Oct. 19th, 2012

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Apologies for the photographs, which are nowhere near the usual standard, but I really, really, really had to share these!

During our 2012 visit to Carcassone and Languedoc, we visited a whole lot of sites, all of which had much to recommend them.  But if I was asked to pick a personal favourite, it wouldn't be the majestic city of Carcassone, or the dramatic towers of Lastours, or indeed any of the castles and abbeys that we visited (and I'll be introducing you to more of these over the winter!) 

No, I think it would have to be the painted ceiling of Lagrasse, a hidden gem which lay completely off the tourist trail and which caught us completely by surprise.

The clues were right there from the beginning.  Here's a 'faux' set of pictures painted onto the exterior of a medieval house in Lagrasse itself.  You can spot a reference to that inevitable medieval cliche, the Lady and the Unicorn, amongst other motifs:-


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"Oooh!" thought I.  "How interesting!" But I didn't realise just how interesting, until we found ourselves with half an hour to kill while we were waiting for the church to open.  The church was itself accessed from a tiny lane, surrounded by roughly contemporary buildings.  One of them was advertising 'Les plafonds peintures' or similar (please pardon my french!) so, since it was open and we had nothing better to do, we went inside.


282Lagrasse



It was then that we discovered that the images we'd spotted earlier were based on originals:-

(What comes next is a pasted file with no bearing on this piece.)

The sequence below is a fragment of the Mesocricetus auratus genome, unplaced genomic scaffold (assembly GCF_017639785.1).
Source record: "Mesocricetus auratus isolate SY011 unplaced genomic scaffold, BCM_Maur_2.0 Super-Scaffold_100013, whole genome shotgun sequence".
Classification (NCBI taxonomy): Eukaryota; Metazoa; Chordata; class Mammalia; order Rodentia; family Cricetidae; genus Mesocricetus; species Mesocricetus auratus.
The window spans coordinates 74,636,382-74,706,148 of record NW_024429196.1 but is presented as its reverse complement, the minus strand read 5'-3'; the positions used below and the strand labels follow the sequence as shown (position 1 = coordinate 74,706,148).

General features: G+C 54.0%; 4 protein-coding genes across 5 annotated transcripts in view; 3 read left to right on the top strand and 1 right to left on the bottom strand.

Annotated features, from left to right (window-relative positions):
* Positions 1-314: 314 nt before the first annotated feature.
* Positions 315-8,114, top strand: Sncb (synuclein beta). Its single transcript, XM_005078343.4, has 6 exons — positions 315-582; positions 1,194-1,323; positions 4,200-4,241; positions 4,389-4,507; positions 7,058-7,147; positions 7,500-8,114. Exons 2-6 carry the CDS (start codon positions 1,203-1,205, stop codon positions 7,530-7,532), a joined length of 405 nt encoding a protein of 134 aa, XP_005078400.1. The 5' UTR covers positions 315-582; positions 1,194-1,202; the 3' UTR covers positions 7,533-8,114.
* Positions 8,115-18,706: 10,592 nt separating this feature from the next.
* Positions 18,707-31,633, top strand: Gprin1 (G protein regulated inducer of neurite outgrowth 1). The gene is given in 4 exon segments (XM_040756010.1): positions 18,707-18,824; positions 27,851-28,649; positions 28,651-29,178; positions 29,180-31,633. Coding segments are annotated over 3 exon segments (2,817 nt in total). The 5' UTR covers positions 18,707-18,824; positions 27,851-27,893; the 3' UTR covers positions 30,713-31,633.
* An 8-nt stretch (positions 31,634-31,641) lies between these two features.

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Sorry about the quality, folks - the camera hated focussing on these.  In case you're wondering why these blew me away, please bear in mind that they're c.700 years old.  Some of the images were heraldic, but others depicted morality tales, some of which were positively bawdy in flavour.  I think this particular picture shows one of these inversion type scenarios of which the medieval folks were very fond - here we have a farmer harnessed to the plough while the donkey goads him on:-

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It was only when I visited a temporary exhibition in Carcassone that I found out that these painted ceilings are discovered in prolific numbers throughout the region, with several having been unearthed in the Bastide de Saint Joseph (at the foot of La Cite) in recent years. 

Over the last couple of hundred years, householders made these plain timber ceilings more ornate through the addition of decorative plasterwork.  To do this, they left the existing structure in place, tacking on a new ceiling with all the pretty plaster mouldings that were the height of fashion,.  Now, as these old properties get restored and renovated, the later plasterwork - considered too over the top for our modern tastes -  gets ripped out (sob!!) leaving these little beauties behind.

Ah, if only developer-funded building surveys in my neck of the woods revealed such treasures as these!!!

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